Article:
The Criterion Completist – Broadcast News (1987)
written by: James L. Brooks
produced by: James L. Brooks
directed by: James L. Brooks
runtime: 132 min.
U.S. release date: December 16, 1987
DVD/Blu-ray Criterion Collection release date: January 24, 2011
Every decade has one defining film about the state of journalism and the media in this country. The 1970s had “Network” (close tie with “All the President’s Men”), the 1990s had “The Insider”, the 2000s had “Shattered Glass”, and for the 1980s, this honor surely belongs to James Brooks’ “Broadcast News”. Unfortunately, as the quality of modern journalism continues to slide into sensationalism and “soft” news reporting, these films feel more and more like artifacts of a forgotten time and place.
Writer-producer-director James L. Brooks uses the high-pressure environment of a Washington news bureau as a setting for a complex love triangle between the smart, wily veteran reporter Aaron Altman (Albert Brooks), his friend and puppy dog love interest, producer Jane Craig (Holly Hunter), and the dim yet attractive anchorman Tom Grunick (William Hurt). If nothing else, “Broadcast News” succeeds as a romantic comedy. No scene is obvious or predictable, and the relationships between the three leads are refreshingly realistic and mature. Holly Hunter’s breakout performance as Jane Craig is one example. Unlike other women-cracking-the-glass-ceiling flicks of the 80s such as “Working Girl” or “9 to 5”, Hunter plays Jane as a woman who is unable to draw a distinction between her professional life and personal lives, and is suffering as a result. She trusts and respects the smart and reliable Altman, yet is attracted to and more intrigued by the guileless Grunick.
William Hurt’s Grunick offers the best performance of the film – a humble, complex character that is never quite as dumb as you think, or as malicious as these films usually require. Indeed, James L. Brooks seems aware of every crappy, formulaic rom-com trope and seems determined to smash them all with smart, crackling dialogue and nuanced, realistic performances by the three excellent leads. As for a perpetual theme that he would explore throughout his career, Brooks’ Altman knows that no matter how good looking, or smart, or successful you might be, it’s never easy to tell someone that you love them.
It is telling that by writing a near-perfect romantic comedy, that the setting could really be anywhere. Brooks could have these characters working in a restaurant or an auto-body shop and the feeling would be the same, but instead he chose a news station. The question then becomes: does the film work as a commentary on journalism as well?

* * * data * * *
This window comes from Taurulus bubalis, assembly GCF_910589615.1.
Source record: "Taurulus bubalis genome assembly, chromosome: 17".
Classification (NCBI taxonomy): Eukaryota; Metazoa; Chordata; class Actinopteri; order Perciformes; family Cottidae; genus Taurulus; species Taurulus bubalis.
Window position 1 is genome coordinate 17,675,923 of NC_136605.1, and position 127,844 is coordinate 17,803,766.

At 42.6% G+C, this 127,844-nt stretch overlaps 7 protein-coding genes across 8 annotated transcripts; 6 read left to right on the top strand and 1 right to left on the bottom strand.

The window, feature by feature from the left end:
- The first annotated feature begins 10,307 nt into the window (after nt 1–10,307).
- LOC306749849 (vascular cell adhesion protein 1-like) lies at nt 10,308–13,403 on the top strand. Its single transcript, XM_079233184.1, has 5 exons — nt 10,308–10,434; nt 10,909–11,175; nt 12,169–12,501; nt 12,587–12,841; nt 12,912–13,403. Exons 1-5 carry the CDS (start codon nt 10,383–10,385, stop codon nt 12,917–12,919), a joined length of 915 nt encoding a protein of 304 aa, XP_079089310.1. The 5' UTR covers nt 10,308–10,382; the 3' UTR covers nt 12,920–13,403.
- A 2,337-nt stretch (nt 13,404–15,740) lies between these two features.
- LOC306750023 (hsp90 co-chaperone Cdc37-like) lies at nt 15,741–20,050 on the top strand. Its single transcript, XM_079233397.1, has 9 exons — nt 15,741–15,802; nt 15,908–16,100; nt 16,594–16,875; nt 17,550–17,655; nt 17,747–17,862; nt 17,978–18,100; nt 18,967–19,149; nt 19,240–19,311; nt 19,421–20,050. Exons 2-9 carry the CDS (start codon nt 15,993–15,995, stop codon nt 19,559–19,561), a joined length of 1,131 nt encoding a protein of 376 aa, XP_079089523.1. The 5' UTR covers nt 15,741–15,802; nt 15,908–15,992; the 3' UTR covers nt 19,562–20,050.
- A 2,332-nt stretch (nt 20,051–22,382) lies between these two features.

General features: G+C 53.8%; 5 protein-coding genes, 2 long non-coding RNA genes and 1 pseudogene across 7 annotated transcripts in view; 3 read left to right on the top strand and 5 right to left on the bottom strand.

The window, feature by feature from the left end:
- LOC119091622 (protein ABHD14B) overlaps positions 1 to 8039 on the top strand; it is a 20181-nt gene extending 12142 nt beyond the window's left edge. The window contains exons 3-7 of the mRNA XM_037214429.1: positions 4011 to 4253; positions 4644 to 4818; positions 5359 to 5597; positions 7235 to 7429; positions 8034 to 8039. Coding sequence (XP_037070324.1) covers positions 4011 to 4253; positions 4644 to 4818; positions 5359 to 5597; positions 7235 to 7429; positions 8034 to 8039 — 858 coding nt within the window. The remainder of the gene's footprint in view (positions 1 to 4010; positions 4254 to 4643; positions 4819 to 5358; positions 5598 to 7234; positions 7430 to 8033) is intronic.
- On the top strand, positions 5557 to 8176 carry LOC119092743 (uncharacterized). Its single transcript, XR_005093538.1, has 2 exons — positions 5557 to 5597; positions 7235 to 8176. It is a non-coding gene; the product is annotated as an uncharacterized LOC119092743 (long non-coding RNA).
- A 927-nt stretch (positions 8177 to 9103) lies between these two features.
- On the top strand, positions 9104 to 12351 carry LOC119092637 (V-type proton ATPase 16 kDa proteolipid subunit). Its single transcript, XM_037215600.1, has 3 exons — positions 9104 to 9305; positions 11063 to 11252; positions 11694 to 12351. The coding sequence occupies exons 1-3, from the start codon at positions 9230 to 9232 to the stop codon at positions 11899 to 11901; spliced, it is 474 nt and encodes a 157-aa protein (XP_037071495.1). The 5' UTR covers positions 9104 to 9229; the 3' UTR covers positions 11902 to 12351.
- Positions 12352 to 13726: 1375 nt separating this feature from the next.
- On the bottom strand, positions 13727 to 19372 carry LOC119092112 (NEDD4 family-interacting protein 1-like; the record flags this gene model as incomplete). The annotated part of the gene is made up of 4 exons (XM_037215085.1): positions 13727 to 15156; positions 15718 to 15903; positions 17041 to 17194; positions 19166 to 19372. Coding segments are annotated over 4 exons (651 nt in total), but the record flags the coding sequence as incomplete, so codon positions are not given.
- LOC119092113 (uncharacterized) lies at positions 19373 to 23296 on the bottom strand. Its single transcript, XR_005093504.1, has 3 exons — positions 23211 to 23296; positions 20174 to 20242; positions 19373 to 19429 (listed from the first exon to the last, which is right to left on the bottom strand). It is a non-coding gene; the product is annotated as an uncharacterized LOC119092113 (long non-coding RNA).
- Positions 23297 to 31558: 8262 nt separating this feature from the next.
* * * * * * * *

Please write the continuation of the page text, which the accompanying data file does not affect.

James L. Brooks, who had worked with CBS news in the 1960s, definitely know his way around a newsroom. The best and perhaps most famous scene has Grunick anchoring a breaking news story while Jane reads info and lines into his earpiece. Brooks films it as an action scene, and it has a nail-biting intensity to it. He also foresees the downfall of national broadcasting, from the cutbacks of the major news corporations to the slow descent into more sensational stories. By adding the relationship angle to a high-pressure media environment, “Broadcast News” acted as an inspiration to writers such as Aaron Sorkin and his later shows like “Sports Night” and “Studio 60 on the Sunset Strip”.
“Broadcast News” has somewhat of a time capsule feel to it, and serves as an excellent artifact of the 1980s. Characters buy and read newspapers, call each other on actual telephones, and record television on video tapes, while those Reagan-era buzzwords like “Nicaragua”, “El Salvador” and “Libya” float throughout the film like historical dust motes. Perhaps most tellingly, is the passion that these people have for the news, and the care and effort they put forth in creating a real and true broadcast. Sadly, that is something lost and forgotten today.
Criterion has given “Broadcast News” the usual lavish treatment, with an entire second disc of documentaries and interviews, including an alternate ending (which thankfully, wasn’t used). Despite the hi-def digital transfer, I found parts of the film to be a bit grainy, surprising considering the relatively recent release, but otherwise, consider this an essential addition to any film collection.
Matt Streets saw his first film in 1980, when his parents took him to see Robert Altman’s “Popeye” at the Tivoli Theater in Downers Grove, IL. Since that rocky start, he has become a lifelong movie fan, and has written film reviews on and off since giving “Medicine Man” two stars for his high school newspaper back in 1992. He is currently attempting the insane feat of watching every single film in the Criterion Collection as The Criterion Completist.